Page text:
Objectives: The aim of the study was the epidemiological analysis and evaluation of selected clinical and sociodemographic factors in Polish patients with primary progressive multiple sclerosis. Methods: The study included patients from 7 provinces in central and eastern Poland registered in the Registry of Patients with Multiple Sclerosis on 31 December 2016. The incidence of various forms of the disease was compared, and clinical, demographic and social disparities between relapsing-remitting and primary progressive multiple sclerosis were analysed. Results: Of 3,199 registered patients, 2,188 persons (66.2%) had the relapsing-remitting form of multiple sclerosis, 774 (24.2%) had the secondary progressive type and 307 (9.6%) suffered from primary progressive disease. The first symptoms of primary progressive multiple sclerosis appeared almost 10 years later than in patients with the relapsing-remitting type (39.2 ± 11.4 vs. 29.8 ± 9.8). The period from the first symptoms to diagnosis was more than twice as long in patients with primary progressive multiple sclerosis (5.8 ± 3.4) as in those with relapsing-remitting disease (2.4 ± 1.6). The average degree of disability in the Expanded Disability Status Scale was similar and amounted to 3.2 ± 2.1 for relapsing-remitting and 3.6 ± 2.4 for primary progressive multiple sclerosis. The relapsing-remitting form was observed more often in women (2.4:1), and the primary progressive form appeared with equal frequency in both sexes (1:1). Disease-modifying treatment was received by 34% of patients with relapsing-remitting and in only 1.9% of patients with primary progressive multiple sclerosis. Conclusions: The primary progressive form affects approximately 10% of Polish patients with multiple sclerosis. The first symptoms appear at about 40 years of age with equal frequency in both sexes, and its diagnosis takes more than twice as much time as in the case of relapsing-remitting multiple sclerosis.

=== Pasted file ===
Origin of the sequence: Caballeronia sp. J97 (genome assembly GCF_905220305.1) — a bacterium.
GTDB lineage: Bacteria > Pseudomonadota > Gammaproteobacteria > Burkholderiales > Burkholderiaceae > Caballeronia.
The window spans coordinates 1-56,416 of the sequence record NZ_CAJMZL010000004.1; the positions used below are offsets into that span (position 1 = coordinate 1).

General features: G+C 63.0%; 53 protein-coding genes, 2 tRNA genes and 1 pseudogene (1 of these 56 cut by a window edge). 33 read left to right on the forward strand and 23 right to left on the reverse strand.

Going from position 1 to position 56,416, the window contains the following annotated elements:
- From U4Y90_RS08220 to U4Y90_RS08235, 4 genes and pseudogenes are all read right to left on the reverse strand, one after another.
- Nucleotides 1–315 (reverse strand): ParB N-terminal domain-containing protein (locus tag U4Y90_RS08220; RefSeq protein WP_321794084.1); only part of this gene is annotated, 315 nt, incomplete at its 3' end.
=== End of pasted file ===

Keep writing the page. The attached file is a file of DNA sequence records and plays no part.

Objectives: The aim of this paper was to assess the effects of aerobic training on the quality of life and fatigue in patients with multiple sclerosis. Material and methods: A total of 53 patients with known multiple sclerosis (ICD G35.0) who began a standard 4-week rehabilitation programme were included in the study. Patients were divided into two groups: AT (aerobic training) patients (n = 21), who additionally underwent training on a lower limb cycle ergometer (three 10-minute sessions per day with an hour interval), and non-AT group of patients (n = 32). Life quality assessment based on the WHOQOL-BREF scale (World Health Organization Quality of Life), an assessment of motor impairment based on the Expanded Disability Status Scale by Kurtzke (EDSS) and an assessment of the severity of fatigue using the Fatigue Severity Scale (FSS) were performed at baseline and after four weeks. Results: After completing rehabilitation programmes, an improvement in the quality of life was observed both in AT and non-AT group. However, a more significant improvement in the two evaluated aspects, physical (p = 0.001 vs. 0.01) and psychological (p = 0.001 vs. 0.05), was observed in the AT group. However, no improvement in social terms was observed. There was also a reduction in the severity of fatigue (0.03 for AT group vs. 0.15 for non-AT group). There was no statistically significant improvement in the EDSS score in any of the groups. Conclusions: Aerobic training has beneficial effects on the quality of life and the severity of fatigue in patients with multiple sclerosis.